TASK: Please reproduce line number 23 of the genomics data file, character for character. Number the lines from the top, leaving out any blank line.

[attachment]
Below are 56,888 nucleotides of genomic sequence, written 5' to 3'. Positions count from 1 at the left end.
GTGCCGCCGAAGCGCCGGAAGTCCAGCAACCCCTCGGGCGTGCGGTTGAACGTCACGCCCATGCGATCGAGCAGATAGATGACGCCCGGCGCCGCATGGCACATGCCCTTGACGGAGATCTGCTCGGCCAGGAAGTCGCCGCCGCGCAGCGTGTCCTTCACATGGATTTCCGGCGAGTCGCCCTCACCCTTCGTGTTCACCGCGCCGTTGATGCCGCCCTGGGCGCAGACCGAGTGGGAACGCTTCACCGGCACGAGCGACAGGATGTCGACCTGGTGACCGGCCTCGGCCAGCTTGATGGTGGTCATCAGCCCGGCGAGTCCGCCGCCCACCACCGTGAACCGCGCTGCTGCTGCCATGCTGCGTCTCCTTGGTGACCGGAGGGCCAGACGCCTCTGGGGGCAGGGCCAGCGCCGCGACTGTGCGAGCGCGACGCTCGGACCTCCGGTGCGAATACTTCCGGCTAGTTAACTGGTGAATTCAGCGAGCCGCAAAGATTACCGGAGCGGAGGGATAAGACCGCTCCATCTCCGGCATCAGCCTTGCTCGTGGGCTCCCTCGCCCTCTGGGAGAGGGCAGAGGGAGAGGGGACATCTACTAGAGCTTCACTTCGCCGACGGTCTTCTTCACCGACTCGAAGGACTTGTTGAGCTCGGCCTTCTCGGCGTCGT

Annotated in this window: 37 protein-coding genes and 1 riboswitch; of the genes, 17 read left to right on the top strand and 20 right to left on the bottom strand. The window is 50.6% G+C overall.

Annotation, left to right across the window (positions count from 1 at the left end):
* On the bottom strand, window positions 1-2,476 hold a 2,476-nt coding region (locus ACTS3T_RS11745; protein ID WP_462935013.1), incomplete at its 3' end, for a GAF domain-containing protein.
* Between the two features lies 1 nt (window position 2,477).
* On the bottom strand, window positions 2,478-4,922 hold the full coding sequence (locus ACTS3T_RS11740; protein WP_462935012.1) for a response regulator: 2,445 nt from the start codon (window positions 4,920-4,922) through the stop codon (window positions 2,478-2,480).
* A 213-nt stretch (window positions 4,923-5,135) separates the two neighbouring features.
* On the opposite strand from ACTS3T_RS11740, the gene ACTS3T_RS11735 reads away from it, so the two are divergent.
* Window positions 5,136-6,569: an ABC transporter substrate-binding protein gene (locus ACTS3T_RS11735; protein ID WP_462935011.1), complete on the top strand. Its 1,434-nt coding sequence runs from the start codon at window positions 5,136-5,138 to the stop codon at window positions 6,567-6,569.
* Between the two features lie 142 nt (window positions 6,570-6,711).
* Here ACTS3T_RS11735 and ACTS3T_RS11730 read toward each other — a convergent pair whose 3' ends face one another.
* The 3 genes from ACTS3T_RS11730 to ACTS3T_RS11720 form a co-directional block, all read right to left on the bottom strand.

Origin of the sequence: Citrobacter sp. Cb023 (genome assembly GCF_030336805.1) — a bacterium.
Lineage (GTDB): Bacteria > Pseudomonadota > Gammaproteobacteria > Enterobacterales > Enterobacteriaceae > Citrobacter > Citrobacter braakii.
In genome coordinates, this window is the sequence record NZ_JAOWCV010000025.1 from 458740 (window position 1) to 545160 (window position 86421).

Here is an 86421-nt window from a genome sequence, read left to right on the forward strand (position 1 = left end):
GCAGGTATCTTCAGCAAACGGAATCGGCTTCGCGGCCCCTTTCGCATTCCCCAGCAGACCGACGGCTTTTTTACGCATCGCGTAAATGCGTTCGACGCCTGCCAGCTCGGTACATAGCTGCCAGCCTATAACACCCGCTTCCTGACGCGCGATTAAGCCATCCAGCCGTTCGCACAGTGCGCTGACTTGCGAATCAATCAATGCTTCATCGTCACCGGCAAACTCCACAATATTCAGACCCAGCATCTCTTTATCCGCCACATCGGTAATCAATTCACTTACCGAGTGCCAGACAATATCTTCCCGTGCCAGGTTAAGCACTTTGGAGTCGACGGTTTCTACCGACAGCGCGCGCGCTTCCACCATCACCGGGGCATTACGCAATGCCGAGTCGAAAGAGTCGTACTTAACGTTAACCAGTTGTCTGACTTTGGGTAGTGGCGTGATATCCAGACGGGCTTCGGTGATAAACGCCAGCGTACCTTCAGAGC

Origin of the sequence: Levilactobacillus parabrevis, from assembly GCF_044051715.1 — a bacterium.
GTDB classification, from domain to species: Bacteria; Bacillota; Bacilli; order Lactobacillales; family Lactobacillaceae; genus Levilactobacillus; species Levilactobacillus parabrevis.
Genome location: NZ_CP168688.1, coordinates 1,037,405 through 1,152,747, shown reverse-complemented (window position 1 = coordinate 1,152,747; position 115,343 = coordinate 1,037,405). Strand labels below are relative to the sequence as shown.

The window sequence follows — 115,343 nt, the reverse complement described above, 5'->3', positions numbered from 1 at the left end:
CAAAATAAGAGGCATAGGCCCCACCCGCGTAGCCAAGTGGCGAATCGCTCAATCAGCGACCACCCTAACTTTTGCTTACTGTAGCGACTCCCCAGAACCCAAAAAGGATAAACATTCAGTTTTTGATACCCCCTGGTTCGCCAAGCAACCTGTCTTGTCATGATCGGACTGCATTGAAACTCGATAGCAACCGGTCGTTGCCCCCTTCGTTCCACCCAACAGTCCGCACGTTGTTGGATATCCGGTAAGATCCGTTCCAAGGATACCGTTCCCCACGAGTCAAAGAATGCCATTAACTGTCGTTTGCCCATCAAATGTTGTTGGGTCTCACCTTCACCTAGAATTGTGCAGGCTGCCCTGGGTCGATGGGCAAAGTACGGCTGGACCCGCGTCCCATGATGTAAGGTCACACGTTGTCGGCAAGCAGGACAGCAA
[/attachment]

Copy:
CAAAATAAGAGGCATAGGCCCCACCCGCGTAGCCAAGTGGCGAATCGCTCAATCAGCGACCACCCTAACTTTTGCTTACTGTAGCGACTCCCCAGAACCCAAAAAGGATAAACATTCAGTTTTTGATACCCCCTGGTTCGCCAAGCAACCTGTCTTGTCATGATCGGACTGCATTGAAACTCGATAGCAACCGGTCGTTGCCCCCTTCGTTCCACCCAACAGTCCGCACGTTGTTGGATATCCGGTAAGATCCGTTCCAAGGATACCGTTCCCCACGAGTCAAAGAATGCCATTAACTGTCGTTTGCCCATCAAATGTTGTTGGGTCTCACCTTCACCTAGAATTGTGCAGGCTGCCCTGGGTCGATGGGCAAAGTACGGCTGGACCCGCGTCCCATGATGTAAGGTCACACGTTGTCGGCAAGCAGGACAGCAA